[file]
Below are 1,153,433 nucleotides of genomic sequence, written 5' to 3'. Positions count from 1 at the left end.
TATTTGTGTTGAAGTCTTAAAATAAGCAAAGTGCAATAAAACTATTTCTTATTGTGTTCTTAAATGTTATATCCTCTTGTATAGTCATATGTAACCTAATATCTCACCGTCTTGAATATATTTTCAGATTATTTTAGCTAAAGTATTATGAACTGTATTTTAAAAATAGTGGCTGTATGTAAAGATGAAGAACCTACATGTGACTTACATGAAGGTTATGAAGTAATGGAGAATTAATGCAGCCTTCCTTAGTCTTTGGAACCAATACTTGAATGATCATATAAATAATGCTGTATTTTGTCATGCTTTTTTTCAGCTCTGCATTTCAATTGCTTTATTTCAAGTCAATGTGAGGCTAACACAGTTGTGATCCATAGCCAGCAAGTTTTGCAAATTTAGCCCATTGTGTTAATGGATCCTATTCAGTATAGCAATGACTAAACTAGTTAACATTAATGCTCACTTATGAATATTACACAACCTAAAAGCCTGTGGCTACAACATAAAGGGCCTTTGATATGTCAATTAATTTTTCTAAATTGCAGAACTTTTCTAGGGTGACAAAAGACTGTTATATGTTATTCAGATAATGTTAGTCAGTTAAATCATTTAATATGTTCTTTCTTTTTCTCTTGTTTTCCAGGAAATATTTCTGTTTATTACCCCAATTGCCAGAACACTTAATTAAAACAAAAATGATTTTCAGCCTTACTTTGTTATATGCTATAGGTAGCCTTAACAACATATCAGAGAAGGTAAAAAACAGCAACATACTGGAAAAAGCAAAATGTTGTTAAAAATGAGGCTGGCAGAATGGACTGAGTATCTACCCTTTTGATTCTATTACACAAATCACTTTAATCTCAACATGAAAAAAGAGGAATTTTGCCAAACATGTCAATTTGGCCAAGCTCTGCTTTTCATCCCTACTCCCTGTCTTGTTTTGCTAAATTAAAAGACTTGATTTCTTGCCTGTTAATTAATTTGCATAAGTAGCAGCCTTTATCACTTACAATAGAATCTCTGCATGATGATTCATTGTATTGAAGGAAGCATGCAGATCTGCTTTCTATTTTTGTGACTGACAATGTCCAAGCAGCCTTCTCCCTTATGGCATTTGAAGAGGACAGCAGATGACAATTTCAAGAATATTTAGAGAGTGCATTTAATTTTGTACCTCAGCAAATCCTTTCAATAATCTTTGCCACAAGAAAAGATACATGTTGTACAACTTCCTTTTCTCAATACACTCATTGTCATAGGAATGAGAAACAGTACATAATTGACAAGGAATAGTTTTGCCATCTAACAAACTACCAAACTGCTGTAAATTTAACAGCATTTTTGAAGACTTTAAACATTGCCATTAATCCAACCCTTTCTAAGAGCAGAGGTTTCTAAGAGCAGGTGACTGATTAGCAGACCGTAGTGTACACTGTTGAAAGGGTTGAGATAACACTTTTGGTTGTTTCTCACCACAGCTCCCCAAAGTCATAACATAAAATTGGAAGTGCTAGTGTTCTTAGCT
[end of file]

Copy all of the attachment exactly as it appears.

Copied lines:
Below are 1,153,433 nucleotides of genomic sequence, written 5' to 3'. Positions count from 1 at the left end.
TATTTGTGTTGAAGTCTTAAAATAAGCAAAGTGCAATAAAACTATTTCTTATTGTGTTCTTAAATGTTATATCCTCTTGTATAGTCATATGTAACCTAATATCTCACCGTCTTGAATATATTTTCAGATTATTTTAGCTAAAGTATTATGAACTGTATTTTAAAAATAGTGGCTGTATGTAAAGATGAAGAACCTACATGTGACTTACATGAAGGTTATGAAGTAATGGAGAATTAATGCAGCCTTCCTTAGTCTTTGGAACCAATACTTGAATGATCATATAAATAATGCTGTATTTTGTCATGCTTTTTTTCAGCTCTGCATTTCAATTGCTTTATTTCAAGTCAATGTGAGGCTAACACAGTTGTGATCCATAGCCAGCAAGTTTTGCAAATTTAGCCCATTGTGTTAATGGATCCTATTCAGTATAGCAATGACTAAACTAGTTAACATTAATGCTCACTTATGAATATTACACAACCTAAAAGCCTGTGGCTACAACATAAAGGGCCTTTGATATGTCAATTAATTTTTCTAAATTGCAGAACTTTTCTAGGGTGACAAAAGACTGTTATATGTTATTCAGATAATGTTAGTCAGTTAAATCATTTAATATGTTCTTTCTTTTTCTCTTGTTTTCCAGGAAATATTTCTGTTTATTACCCCAATTGCCAGAACACTTAATTAAAACAAAAATGATTTTCAGCCTTACTTTGTTATATGCTATAGGTAGCCTTAACAACATATCAGAGAAGGTAAAAAACAGCAACATACTGGAAAAAGCAAAATGTTGTTAAAAATGAGGCTGGCAGAATGGACTGAGTATCTACCCTTTTGATTCTATTACACAAATCACTTTAATCTCAACATGAAAAAAGAGGAATTTTGCCAAACATGTCAATTTGGCCAAGCTCTGCTTTTCATCCCTACTCCCTGTCTTGTTTTGCTAAATTAAAAGACTTGATTTCTTGCCTGTTAATTAATTTGCATAAGTAGCAGCCTTTATCACTTACAATAGAATCTCTGCATGATGATTCATTGTATTGAAGGAAGCATGCAGATCTGCTTTCTATTTTTGTGACTGACAATGTCCAAGCAGCCTTCTCCCTTATGGCATTTGAAGAGGACAGCAGATGACAATTTCAAGAATATTTAGAGAGTGCATTTAATTTTGTACCTCAGCAAATCCTTTCAATAATCTTTGCCACAAGAAAAGATACATGTTGTACAACTTCCTTTTCTCAATACACTCATTGTCATAGGAATGAGAAACAGTACATAATTGACAAGGAATAGTTTTGCCATCTAACAAACTACCAAACTGCTGTAAATTTAACAGCATTTTTGAAGACTTTAAACATTGCCATTAATCCAACCCTTTCTAAGAGCAGAGGTTTCTAAGAGCAGGTGACTGATTAGCAGACCGTAGTGTACACTGTTGAAAGGGTTGAGATAACACTTTTGGTTGTTTCTCACCACAGCTCCCCAAAGTCATAACATAAAATTGGAAGTGCTAGTGTTCTTAGCT